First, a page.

Liverpool Anglican Cathedral, 6 Cathedral Close
Arrive 10.00 am
Great George will be rung between 10.15 & 10.30
Meet, by The Oratory building, opposite the security office located at the main entrance of the Cathedral
Session is facilitated by Phil Morton
This is a Sonic gaze session, see methology and description below, with the added elements of commenorating the life and work of Derek Bailey, and a `nice thing to do on Xmas day in the morning
Note: do not be alarmed by the video, we will not be the `bell chamber` when Great george is rung! we will be outside on the street.
Derek Bailey (29 January 1930 – 25 December 2005) was an English avant-garde guitarist and leading figure in the free improvisation movement. wikipedia link
Great George is usually rung three times a year and on special occaisions:
Great George, A 14 tonne Bourdon bell located in the tower of the Anglican Cathedral is rung 3 times per year and on special occasions. On Christmas day it is rung at the end of the ringing of the regular bells usually around 10.30am. It is recommended to be there at 10.15 :Check before travelling.
The Cathedral Church of Christ, Liverpool, contains the heaviest and highest ringing peal of bells in the world. They were cast by The Whitechapel Bell Foundry in the 1930's. The tenor weighs 82-0-11 ( just over 4 tons, or 4100kgs.) and is in the note of A flat. They are hung in a radial reinforced concrete frame, the only one of its kind. The ring includes a sharp 2nd. In the centre of the ring is the bourbon bell, Great George. This was cast by John Taylor and Son's Ltd, weighs 295 cwt., and is the second heaviest bell in Great Britain. It is rung by a counter weighted clapper and is sounded on special occasions.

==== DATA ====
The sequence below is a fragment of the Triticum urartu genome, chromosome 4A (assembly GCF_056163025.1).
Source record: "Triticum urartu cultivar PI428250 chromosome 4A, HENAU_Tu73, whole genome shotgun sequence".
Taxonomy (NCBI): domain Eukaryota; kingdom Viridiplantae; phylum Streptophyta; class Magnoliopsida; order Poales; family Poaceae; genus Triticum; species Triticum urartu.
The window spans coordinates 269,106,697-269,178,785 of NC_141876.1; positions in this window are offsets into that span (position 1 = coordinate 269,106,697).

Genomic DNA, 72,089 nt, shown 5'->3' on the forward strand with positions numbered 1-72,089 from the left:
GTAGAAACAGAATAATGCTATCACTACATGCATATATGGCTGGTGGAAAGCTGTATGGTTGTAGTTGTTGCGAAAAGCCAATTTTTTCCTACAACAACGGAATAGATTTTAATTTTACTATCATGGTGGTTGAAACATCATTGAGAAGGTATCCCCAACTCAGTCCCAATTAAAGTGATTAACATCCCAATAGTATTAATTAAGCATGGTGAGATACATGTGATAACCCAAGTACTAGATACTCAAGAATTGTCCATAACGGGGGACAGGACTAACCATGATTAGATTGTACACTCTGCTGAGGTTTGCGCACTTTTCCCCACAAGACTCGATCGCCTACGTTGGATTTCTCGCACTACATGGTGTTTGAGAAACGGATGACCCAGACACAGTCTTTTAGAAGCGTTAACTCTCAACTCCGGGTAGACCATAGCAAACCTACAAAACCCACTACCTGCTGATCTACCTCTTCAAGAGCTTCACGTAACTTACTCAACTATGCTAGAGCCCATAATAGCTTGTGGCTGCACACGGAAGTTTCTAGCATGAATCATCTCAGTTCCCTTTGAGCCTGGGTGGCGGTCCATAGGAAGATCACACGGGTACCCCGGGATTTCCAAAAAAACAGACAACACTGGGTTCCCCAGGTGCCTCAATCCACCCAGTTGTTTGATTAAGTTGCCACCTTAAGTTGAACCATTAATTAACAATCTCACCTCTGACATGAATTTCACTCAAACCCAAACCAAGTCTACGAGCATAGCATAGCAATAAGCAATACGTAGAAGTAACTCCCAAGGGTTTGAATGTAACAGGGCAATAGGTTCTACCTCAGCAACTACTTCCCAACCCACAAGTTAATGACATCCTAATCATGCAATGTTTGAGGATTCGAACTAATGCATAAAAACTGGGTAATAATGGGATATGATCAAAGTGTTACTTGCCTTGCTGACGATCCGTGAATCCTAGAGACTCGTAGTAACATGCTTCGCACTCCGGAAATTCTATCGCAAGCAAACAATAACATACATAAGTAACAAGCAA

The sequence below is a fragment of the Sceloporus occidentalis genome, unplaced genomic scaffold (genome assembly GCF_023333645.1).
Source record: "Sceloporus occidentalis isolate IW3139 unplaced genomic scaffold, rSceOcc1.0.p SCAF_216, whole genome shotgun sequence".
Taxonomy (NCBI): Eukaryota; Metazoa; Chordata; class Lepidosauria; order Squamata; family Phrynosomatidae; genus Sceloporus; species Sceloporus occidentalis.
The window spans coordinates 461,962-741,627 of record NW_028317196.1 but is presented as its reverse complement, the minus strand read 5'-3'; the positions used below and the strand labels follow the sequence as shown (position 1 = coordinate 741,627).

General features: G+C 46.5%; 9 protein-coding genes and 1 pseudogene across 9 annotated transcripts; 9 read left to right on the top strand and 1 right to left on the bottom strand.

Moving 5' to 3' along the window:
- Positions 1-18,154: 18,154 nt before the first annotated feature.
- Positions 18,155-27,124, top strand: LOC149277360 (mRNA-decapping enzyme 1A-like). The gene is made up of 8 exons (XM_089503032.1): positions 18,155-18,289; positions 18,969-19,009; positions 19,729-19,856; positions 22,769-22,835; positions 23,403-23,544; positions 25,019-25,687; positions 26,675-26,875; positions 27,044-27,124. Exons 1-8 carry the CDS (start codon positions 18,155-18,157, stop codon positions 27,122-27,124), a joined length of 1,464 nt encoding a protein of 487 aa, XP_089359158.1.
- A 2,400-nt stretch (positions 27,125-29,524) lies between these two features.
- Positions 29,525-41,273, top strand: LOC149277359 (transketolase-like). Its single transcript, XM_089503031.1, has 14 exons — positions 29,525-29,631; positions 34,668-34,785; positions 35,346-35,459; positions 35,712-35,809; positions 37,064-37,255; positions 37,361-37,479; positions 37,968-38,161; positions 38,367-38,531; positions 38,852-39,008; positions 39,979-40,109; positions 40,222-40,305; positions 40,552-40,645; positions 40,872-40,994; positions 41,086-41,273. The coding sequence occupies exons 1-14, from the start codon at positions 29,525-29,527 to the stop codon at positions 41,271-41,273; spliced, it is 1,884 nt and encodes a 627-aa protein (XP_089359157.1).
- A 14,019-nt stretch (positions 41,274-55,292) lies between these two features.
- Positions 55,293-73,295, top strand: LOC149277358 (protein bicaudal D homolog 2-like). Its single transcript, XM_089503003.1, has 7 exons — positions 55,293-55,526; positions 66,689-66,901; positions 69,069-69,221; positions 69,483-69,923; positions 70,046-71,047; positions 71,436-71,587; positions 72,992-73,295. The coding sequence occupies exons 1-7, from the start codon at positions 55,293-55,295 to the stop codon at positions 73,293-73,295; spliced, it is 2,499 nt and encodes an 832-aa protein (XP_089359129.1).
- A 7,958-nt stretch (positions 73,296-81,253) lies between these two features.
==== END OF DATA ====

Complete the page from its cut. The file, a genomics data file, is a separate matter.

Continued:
Great George, cast for Liverpool Cathedral. Named after King George V and, at 14.5 tons, the second largest bell in Britain after St Pauls Cathedrals Great Paul. Cast by Taylors. Inscription says 1937 but actually cast on 23 July 1940; all other bells in the cathedral were cast in Whitechapel.
‘soundwalk’ is a practice: it is walking without talking, focusing on the sound around, focusing on the present moment. In a `Sonic Gaze` session, the participants are static, though the sounds could be mobile. Talking might come later.
Sonic Gaze will be of interest to;
- Musicians (as it involves listening to a sequence of sounds)
- To recording artists (as one needs to appreciate the relationship between background and foreground sound, for example)
- For electronic musicians (as it relates to the way timbres interact)
- To planners and architects (as the sound is part of the atmosphere of a place and affects social responses).
- Sound artist - (as an act of attentive listening as part of a preparatory methodology)
- Everyone and anyone, (as an act of `ear cleaning`, a space of time to slow down and focus on the reality of sound in the present, to reset, refresh and re-engage)
The Listening Room: Sonic Gaze is facilitated by Phil Morton & Robin Hartwell
Phil Morton mob 07999518582
To register an interest, to join the Sonic gaze group.
Please complete the registration form below